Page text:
Here Rubinstein once again brings the CIA into the equation without proof of their involvement. He has no evidence that the State Department contacted the CIA and the use of weasel words like “may presumably” are meant to suggest something without taking responsibility.
Ramos is accurately quoted as having thanked the State Department for helping ensure his safety. This is not suspicious. The State Department and Pence have denounced the detention of journalists before. A good example of this is the case of Reuters reporters Wa Lone and Kyaw Soe Oo in Myanmar. It does not imply some kind of underhand relationship between the reporters and the United States Government.
“Miraculously, and conveniently for Ramos’ story, the footage that allegedly enraged Maduro survived,” Rubinstein wrote.
This is in reference to a tweet by journalist Kevin Rincon purporting to show the footage that Ramos played for Maduro during their interview. Rubinstein is inferring that this casts doubt on Ramos’ version of events. It does not. Ramos could have easily emailed the footage beforehand or saved it with cloud computing. The idea that the footage is still available is weak evidence that Ramos is lying. If Rubinstein wishes to call a distinguished reporter a liar the onus is on him to prove it.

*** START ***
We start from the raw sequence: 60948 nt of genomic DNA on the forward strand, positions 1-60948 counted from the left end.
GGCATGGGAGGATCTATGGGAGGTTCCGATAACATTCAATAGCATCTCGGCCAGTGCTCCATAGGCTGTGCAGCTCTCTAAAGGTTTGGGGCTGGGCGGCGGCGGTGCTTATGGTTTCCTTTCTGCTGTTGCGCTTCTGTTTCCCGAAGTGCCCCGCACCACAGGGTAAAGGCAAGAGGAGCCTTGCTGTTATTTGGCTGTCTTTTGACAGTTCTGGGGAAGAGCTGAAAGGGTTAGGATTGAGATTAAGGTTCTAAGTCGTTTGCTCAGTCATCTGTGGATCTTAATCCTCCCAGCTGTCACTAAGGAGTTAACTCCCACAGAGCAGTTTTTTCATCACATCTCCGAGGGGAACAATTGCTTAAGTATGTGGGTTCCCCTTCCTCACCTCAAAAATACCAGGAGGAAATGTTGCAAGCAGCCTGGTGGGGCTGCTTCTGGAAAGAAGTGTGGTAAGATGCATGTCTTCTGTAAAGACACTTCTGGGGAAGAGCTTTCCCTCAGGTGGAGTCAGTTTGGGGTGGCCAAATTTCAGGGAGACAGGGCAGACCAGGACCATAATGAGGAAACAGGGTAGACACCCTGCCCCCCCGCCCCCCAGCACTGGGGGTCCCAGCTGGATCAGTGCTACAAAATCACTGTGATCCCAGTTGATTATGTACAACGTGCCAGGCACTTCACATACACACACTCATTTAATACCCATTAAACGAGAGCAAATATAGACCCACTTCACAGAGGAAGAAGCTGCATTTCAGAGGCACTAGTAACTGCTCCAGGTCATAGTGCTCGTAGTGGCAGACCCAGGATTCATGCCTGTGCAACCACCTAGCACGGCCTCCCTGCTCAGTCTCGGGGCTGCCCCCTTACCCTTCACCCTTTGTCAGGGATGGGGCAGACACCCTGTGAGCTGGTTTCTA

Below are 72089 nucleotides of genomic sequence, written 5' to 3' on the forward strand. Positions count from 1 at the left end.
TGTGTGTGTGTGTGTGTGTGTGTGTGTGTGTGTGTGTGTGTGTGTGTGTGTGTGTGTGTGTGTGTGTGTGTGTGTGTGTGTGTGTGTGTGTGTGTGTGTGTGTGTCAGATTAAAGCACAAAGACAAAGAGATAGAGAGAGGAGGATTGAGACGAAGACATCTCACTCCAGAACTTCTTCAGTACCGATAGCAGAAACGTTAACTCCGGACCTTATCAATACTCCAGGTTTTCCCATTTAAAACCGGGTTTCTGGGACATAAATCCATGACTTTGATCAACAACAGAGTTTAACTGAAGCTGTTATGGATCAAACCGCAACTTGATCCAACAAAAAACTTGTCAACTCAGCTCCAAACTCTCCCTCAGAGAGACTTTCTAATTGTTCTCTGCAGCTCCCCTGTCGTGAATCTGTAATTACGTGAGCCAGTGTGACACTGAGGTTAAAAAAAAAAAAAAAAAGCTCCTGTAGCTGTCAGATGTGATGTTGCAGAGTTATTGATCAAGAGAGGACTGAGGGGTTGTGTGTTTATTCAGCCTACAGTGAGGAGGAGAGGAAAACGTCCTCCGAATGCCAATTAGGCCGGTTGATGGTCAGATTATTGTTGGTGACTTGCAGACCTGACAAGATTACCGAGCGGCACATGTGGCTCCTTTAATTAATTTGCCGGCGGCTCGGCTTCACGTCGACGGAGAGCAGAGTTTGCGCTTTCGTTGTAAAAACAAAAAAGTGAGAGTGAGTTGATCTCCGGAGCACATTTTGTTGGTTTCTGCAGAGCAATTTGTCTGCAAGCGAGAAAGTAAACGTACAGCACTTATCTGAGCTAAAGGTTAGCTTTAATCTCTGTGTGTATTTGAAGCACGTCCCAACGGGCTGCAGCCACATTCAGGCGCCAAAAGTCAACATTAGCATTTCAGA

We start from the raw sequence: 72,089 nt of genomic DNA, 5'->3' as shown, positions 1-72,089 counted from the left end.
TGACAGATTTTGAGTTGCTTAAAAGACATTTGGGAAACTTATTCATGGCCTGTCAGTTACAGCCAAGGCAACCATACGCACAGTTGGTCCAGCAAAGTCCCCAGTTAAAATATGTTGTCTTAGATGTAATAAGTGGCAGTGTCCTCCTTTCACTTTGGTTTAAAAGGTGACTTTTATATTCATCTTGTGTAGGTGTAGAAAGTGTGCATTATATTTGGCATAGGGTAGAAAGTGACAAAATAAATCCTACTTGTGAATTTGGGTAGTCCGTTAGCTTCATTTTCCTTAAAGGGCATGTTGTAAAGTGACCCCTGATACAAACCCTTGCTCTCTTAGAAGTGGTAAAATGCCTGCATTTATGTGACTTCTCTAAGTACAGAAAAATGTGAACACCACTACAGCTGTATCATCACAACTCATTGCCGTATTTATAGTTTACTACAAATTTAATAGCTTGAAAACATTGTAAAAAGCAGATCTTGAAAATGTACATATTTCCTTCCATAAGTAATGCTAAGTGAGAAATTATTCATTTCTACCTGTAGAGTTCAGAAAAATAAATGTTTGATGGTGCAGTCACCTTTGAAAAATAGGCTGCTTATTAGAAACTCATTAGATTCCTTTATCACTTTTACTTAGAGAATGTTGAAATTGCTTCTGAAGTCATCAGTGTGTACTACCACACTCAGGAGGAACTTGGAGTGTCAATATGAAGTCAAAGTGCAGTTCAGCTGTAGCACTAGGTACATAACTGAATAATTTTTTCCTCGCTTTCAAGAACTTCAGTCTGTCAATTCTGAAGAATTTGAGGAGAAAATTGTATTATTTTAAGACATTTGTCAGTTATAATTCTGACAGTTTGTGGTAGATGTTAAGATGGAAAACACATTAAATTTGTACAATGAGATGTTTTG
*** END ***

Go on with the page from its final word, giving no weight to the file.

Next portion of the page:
When Rubinstein directly references Blumenthal’s exchange with Ramos he wrongly accuses Ramos of “mischaracterizing himself as an ‘independent journalist.’”
Ramos was clearly referencing the fact that he is not acting on behalf of a state or politicians, not that he is independent of any journalism outfit. This is not a mischaracterization and is another distortion from Rubinstein.
Ramos’ credentials as a probing journalist are readily apparent. He has asked former CIA director John Brennan tough questions on drones and also grilled Israeli Prime Minister Benjamin Netanyahu. Hardly the actions of some dupe of the CIA. But accuracy and fairness are not something that Rubinstein is after.
Rubinstein deliberately invokes the CIA’s past involvement with journalists to suggest that Ramos must be similarly implicated. The fact that some worked for the agency is no secret. It was exposed by Carl Bernstein in a 1977 Rolling Stone article. This is another shady attempt at suggestion that has no relationship to the facts of Ramos’ situation.
Still Rubinstein writes, “While Ramos’ true relationship with empire remains unclear, his admission continues a legacy of the U.S. government working ‘reporters’ as useful stooges…”
This type of thinking is reminiscent of the Pizzagate lunacy the right-wing engaged in some time ago. The scare quotes around “reporters” is an attempt to delegitimize Ramos. What is clear is that there is not one iota of proof that Ramos’ is of compromised integrity.
Rubinstein writes, “Blumenthal told MintPress News that Ramos owned up to not being ‘such an independent journalist after all’ and, in fact, ‘actually a proxy of the U.S. regime-change machine,’ in Blumenthal’s estimation.”